powershell gui creator

How to Create a GUI for PowerShell Scripts?


One of the significant drawbacks of PowerShell scripts when used by users (not sysadmins or programmers) is its command line interface. The result of the scripts is displayed in the CLI window and it is not always convenient for the end user. However, Powershell is a powerful and modern automation tool for Windows that allows you to transparently use a variety of .NET Framework objects. For example, using the .NET API, you can easily create a simple graphical interface GUI for PowerShell scripts.

In this example, we’ll show you how to create a simple Windows GUI form using PowerShell and place on it various standard dialog elements. For example, our task is to write a simple GUI for script that shows the last password change time for the Active Directory user. In this example we use PowerShell 3.0+.

To use the .NET functionality to create forms, we use the class System.Windows.Forms. To load this class into a PowerShell session, you can use the following code:

Add-Type -assembly System.Windows.Forms

Now create the screen form (window):

$main_form = New-Object System.Windows.Forms.Form

Set the title and size of the window:

$main_form.Text ='GUI for my PoSh script'

$main_form.Width = 600

$main_form.Height = 400

To make the form automatically stretch, if the elements on the form are out of bounds, we use the AutoSize property.

$main_form.AutoSize = $true

Now you can display the form on the screen.

$main_form.ShowDialog()

powershell gui scripts

As you can see, an empty form was displayed. To add various graphical dialog elements to it, before the last line ($main_form.ShowDialog()) add the code below.

Create a label element on the form:

$Label = New-Object System.Windows.Forms.Label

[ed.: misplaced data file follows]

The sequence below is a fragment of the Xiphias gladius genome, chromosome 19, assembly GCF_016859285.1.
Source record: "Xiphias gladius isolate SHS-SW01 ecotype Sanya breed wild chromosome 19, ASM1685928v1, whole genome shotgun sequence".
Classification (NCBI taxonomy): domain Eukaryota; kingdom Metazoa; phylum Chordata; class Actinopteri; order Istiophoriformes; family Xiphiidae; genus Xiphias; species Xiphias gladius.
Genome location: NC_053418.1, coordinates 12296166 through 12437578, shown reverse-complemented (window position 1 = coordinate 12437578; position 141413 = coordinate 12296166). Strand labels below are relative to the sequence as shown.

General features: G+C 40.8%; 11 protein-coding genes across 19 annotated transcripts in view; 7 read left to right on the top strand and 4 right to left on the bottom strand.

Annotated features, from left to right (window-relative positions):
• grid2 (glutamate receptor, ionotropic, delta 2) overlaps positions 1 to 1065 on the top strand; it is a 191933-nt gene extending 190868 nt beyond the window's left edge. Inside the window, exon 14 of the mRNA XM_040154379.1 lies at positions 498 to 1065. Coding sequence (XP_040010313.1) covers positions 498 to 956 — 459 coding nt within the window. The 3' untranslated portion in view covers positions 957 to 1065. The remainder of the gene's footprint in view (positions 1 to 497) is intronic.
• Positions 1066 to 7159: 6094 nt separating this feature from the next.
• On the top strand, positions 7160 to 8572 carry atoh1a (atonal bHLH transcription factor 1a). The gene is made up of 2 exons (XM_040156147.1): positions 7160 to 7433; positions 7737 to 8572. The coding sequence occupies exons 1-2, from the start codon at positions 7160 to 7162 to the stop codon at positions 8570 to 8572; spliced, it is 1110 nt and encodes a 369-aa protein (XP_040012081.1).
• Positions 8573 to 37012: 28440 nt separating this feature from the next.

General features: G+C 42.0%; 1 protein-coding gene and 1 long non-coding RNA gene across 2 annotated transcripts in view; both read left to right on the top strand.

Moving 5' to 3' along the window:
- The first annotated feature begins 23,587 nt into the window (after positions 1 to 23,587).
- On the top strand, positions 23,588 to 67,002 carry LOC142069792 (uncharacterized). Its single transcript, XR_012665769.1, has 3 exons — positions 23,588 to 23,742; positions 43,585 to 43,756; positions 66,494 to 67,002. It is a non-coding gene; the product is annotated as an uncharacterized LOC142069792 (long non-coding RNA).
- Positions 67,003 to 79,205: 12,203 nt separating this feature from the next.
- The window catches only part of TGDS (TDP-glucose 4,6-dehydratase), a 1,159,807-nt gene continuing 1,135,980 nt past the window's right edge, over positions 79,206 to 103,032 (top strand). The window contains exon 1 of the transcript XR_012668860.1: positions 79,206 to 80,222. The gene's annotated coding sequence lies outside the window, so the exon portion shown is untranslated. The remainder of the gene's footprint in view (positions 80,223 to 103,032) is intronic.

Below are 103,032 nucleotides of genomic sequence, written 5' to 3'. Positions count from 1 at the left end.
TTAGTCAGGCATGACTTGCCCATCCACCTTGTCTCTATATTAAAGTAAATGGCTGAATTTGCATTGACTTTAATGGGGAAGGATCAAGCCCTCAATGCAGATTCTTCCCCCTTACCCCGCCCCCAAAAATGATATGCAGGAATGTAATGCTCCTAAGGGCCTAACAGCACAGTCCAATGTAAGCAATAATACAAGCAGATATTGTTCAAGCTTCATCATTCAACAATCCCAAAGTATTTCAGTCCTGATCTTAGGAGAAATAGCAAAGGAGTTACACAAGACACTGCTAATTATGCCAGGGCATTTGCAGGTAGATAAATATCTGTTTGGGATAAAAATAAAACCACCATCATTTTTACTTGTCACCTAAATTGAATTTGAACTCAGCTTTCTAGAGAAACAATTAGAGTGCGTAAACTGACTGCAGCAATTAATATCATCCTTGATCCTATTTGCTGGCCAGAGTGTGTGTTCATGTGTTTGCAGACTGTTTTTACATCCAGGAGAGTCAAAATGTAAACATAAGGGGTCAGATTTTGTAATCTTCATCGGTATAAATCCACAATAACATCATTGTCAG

$Label.Text = "AD users"

$Label.Location  = New-Object System.Drawing.Point(0,10)

$Label.AutoSize = $true

$main_form.Controls.Add($Label)

Create a drop-down list and fill it with a list of accounts from the Active Directory domain that were obtained using the Get-ADuser cmdlet (from Active Directory for Windows PowerShell module):

$ComboBox = New-Object System.Windows.Forms.ComboBox

$ComboBox.Width = 300

$Users = get-aduser -filter * -Properties SamAccountName

Foreach ($User in $Users)

{

$ComboBox.Items.Add($User.SamAccountName);

}




$ComboBox.Location  = New-Object System.Drawing.Point(60,10)

$main_form.Controls.Add($ComboBox)

Add two more labels to the form. The second will show the time when the password was changed for the selected user:

$Label2 = New-Object System.Windows.Forms.Label

$Label2.Text = "Last Password Set:"

$Label2.Location  = New-Object System.Drawing.Point(0,40)

$Label2.AutoSize = $true

$main_form.Controls.Add($Label2)




$Label3 = New-Object System.Windows.Forms.Label

$Label3.Text = ""

$Label3.Location  = New-Object System.Drawing.Point(110,40)

$Label3.AutoSize = $true

$main_form.Controls.Add($Label3)

Now put the button on the form:

$Button = New-Object System.Windows.Forms.Button

$Button.Location = New-Object System.Drawing.Size(400,10)

$Button.Size = New-Object System.Drawing.Size(120,23)

$Button.Text = "Check"

$main_form.Controls.Add($Button)

Let’s add an event to this button, when user click on it. To convert the date from the TimeStamp format to the more convenient form, we use the function [datetime]::FromFileTime:

$Button.Add_Click(

{

$Label3.Text =  [datetime]::FromFileTime((Get-ADUser -identity $ComboBox.selectedItem -Properties pwdLastSet).pwdLastSet).ToString('MM dd yy : hh ss')

}

)

Run the PowerShell script. As you can see, it fills the drop-down list with the names of the accounts from AD. If you select the user account and click the Check button, the form displays the time when the user’s last password was changed in Active Directory.

powershell gui examples

Similarly, you can create the following graphic elements on the form:

  • CheckBox
  • RadioButton
  • TextBox
  • ChekedListBox
  • GroupBox
  • ListBox
  • TabControl
  • ListView
  • TreeView
  • DateTimePicker
  • TrackBar
  • PictureBox
  • ProgressBar
  • HScrollBar
  • VScrollBar
  • ContextMenu
  • Menu

For more convenient creation of graphical elements for PowerShell forms, you can use the online editor to create a GUI form for PowerShell scripts: https://poshgui.com/Editor. With it you can create a beautiful form with the necessary dialog elements.

powershell gui editor

And get ready PoSh code for your GUI scripts.

powershell gui editor script

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